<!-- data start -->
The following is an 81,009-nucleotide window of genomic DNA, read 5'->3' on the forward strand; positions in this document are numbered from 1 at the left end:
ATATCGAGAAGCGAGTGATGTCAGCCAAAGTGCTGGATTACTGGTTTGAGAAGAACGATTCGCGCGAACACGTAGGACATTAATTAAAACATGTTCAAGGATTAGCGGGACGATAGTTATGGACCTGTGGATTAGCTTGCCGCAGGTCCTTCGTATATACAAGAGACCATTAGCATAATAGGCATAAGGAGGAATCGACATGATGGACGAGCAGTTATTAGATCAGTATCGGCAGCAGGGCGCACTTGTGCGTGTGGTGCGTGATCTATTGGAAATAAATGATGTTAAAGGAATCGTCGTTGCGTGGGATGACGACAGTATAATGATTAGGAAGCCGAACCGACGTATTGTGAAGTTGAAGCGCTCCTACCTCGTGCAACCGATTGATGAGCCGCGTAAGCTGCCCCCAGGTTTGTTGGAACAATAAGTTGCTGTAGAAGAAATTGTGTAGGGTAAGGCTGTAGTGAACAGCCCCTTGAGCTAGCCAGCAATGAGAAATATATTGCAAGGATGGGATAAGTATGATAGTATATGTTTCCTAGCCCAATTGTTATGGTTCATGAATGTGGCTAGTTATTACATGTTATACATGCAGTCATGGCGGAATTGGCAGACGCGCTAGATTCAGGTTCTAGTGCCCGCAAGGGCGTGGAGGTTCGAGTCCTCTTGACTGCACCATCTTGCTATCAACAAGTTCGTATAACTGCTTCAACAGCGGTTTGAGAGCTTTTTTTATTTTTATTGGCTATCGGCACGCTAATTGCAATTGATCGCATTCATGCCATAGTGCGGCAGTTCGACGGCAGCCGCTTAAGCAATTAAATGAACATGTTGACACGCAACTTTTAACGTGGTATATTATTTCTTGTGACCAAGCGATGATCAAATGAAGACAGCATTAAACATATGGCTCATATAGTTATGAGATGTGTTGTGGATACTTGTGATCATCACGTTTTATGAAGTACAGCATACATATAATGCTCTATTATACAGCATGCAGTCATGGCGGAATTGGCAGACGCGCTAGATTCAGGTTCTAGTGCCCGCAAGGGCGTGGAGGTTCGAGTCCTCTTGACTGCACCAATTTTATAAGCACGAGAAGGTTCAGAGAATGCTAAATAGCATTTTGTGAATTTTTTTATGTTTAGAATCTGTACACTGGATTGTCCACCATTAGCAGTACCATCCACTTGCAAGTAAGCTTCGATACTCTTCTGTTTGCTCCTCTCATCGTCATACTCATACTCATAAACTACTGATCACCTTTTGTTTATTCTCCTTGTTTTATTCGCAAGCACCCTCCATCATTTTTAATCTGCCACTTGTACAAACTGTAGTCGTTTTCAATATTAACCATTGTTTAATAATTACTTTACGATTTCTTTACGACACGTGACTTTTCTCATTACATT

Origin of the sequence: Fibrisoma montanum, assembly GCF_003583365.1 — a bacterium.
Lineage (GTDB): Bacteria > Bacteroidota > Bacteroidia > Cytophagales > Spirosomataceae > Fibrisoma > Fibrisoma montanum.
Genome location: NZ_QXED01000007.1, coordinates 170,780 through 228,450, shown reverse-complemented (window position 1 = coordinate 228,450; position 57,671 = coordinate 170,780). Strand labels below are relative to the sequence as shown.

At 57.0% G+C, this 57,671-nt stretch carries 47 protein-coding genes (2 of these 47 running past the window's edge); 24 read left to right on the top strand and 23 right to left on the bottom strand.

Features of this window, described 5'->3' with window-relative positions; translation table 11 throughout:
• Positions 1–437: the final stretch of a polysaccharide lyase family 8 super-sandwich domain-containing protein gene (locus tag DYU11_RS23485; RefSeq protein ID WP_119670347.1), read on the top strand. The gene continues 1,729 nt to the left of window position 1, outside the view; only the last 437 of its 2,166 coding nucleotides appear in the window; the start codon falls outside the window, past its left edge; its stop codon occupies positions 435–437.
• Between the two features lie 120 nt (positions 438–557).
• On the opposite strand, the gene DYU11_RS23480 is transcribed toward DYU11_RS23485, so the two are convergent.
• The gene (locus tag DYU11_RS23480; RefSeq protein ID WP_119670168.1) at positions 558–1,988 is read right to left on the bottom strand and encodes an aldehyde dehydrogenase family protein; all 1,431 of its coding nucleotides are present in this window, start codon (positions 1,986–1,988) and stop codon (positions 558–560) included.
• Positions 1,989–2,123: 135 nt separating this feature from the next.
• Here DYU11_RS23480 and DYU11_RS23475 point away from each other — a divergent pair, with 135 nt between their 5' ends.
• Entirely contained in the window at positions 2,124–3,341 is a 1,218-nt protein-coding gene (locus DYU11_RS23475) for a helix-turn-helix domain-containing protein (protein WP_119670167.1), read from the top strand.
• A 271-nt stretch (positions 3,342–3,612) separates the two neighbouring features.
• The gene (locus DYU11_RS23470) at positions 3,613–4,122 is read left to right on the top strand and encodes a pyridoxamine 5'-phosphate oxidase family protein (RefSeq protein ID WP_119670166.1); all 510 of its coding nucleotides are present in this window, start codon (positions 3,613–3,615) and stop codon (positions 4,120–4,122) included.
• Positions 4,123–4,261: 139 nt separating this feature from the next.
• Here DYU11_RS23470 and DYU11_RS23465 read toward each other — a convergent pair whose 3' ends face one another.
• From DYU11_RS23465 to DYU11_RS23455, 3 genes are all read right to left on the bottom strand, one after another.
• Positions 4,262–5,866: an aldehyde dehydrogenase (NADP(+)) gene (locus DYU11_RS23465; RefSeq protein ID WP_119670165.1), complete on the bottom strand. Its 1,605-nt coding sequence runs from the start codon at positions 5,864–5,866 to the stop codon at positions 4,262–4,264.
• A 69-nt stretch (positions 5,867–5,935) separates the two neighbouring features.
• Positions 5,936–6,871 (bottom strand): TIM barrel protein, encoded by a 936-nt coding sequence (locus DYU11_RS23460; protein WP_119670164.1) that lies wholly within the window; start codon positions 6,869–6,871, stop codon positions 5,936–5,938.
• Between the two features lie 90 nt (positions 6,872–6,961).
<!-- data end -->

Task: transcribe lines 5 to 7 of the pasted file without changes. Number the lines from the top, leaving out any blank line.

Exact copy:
Genome location: NZ_QXED01000007.1, coordinates 170,780 through 228,450, shown reverse-complemented (window position 1 = coordinate 228,450; position 57,671 = coordinate 170,780). Strand labels below are relative to the sequence as shown.

At 57.0% G+C, this 57,671-nt stretch carries 47 protein-coding genes (2 of these 47 running past the window's edge); 24 read left to right on the top strand and 23 right to left on the bottom strand.

Features of this window, described 5'->3' with window-relative positions; translation table 11 throughout: